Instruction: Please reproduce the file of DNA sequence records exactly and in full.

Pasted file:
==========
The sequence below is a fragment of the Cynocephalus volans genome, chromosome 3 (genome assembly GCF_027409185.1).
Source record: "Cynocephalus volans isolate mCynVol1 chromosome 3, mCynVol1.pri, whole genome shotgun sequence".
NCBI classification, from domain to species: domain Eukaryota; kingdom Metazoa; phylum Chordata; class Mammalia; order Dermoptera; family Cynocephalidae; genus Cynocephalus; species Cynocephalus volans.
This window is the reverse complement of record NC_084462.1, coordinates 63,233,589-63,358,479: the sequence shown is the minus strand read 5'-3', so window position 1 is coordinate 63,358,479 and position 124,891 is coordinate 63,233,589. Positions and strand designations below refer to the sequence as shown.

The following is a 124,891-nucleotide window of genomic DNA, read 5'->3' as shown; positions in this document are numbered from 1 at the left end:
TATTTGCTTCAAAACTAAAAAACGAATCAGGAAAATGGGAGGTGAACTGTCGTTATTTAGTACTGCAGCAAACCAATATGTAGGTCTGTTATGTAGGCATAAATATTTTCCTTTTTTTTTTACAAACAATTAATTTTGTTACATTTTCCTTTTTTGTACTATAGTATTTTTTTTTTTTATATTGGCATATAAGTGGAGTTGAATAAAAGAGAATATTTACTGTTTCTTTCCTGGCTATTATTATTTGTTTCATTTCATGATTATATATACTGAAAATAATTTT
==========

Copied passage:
The sequence below is a fragment of the Cynocephalus volans genome, chromosome 3 (genome assembly GCF_027409185.1).
Source record: "Cynocephalus volans isolate mCynVol1 chromosome 3, mCynVol1.pri, whole genome shotgun sequence".
NCBI classification, from domain to species: domain Eukaryota; kingdom Metazoa; phylum Chordata; class Mammalia; order Dermoptera; family Cynocephalidae; genus Cynocephalus; species Cynocephalus volans.
This window is the reverse complement of record NC_084462.1, coordinates 63,233,589-63,358,479: the sequence shown is the minus strand read 5'-3', so window position 1 is coordinate 63,358,479 and position 124,891 is coordinate 63,233,589. Positions and strand designations below refer to the sequence as shown.

The following is a 124,891-nucleotide window of genomic DNA, read 5'->3' as shown; positions in this document are numbered from 1 at the left end:
TATTTGCTTCAAAACTAAAAAACGAATCAGGAAAATGGGAGGTGAACTGTCGTTATTTAGTACTGCAGCAAACCAATATGTAGGTCTGTTATGTAGGCATAAATATTTTCCTTTTTTTTTTACAAACAATTAATTTTGTTACATTTTCCTTTTTTGTACTATAGTATTTTTTTTTTTTATATTGGCATATAAGTGGAGTTGAATAAAAGAGAATATTTACTGTTTCTTTCCTGGCTATTATTATTTGTTTCATTTCATGATTATATATACTGAAAATAATTTT